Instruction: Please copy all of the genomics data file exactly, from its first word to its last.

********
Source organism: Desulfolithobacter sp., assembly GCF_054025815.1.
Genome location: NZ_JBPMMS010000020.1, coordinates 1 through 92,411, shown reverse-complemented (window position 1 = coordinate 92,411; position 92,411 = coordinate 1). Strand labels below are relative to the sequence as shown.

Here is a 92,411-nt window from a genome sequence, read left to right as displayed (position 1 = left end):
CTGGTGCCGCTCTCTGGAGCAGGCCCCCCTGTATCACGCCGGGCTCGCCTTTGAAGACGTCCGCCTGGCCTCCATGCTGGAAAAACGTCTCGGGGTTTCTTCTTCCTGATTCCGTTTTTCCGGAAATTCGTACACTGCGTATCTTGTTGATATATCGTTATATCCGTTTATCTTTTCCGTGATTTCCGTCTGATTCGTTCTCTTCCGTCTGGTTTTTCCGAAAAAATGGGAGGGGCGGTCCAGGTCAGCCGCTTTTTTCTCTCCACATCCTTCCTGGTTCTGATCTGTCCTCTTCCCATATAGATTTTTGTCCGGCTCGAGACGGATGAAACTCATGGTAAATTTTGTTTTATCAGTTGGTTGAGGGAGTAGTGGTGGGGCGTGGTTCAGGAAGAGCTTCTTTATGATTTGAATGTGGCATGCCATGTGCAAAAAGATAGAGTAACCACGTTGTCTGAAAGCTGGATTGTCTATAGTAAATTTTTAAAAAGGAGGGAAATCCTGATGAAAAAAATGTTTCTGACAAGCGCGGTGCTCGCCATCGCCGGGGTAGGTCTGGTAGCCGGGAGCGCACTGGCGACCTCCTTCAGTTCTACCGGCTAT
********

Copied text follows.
Source organism: Desulfolithobacter sp., assembly GCF_054025815.1.
Genome location: NZ_JBPMMS010000020.1, coordinates 1 through 92,411, shown reverse-complemented (window position 1 = coordinate 92,411; position 92,411 = coordinate 1). Strand labels below are relative to the sequence as shown.

Here is a 92,411-nt window from a genome sequence, read left to right as displayed (position 1 = left end):
CTGGTGCCGCTCTCTGGAGCAGGCCCCCCTGTATCACGCCGGGCTCGCCTTTGAAGACGTCCGCCTGGCCTCCATGCTGGAAAAACGTCTCGGGGTTTCTTCTTCCTGATTCCGTTTTTCCGGAAATTCGTACACTGCGTATCTTGTTGATATATCGTTATATCCGTTTATCTTTTCCGTGATTTCCGTCTGATTCGTTCTCTTCCGTCTGGTTTTTCCGAAAAAATGGGAGGGGCGGTCCAGGTCAGCCGCTTTTTTCTCTCCACATCCTTCCTGGTTCTGATCTGTCCTCTTCCCATATAGATTTTTGTCCGGCTCGAGACGGATGAAACTCATGGTAAATTTTGTTTTATCAGTTGGTTGAGGGAGTAGTGGTGGGGCGTGGTTCAGGAAGAGCTTCTTTATGATTTGAATGTGGCATGCCATGTGCAAAAAGATAGAGTAACCACGTTGTCTGAAAGCTGGATTGTCTATAGTAAATTTTTAAAAAGGAGGGAAATCCTGATGAAAAAAATGTTTCTGACAAGCGCGGTGCTCGCCATCGCCGGGGTAGGTCTGGTAGCCGGGAGCGCACTGGCGACCTCCTTCAGTTCTACCGGCTAT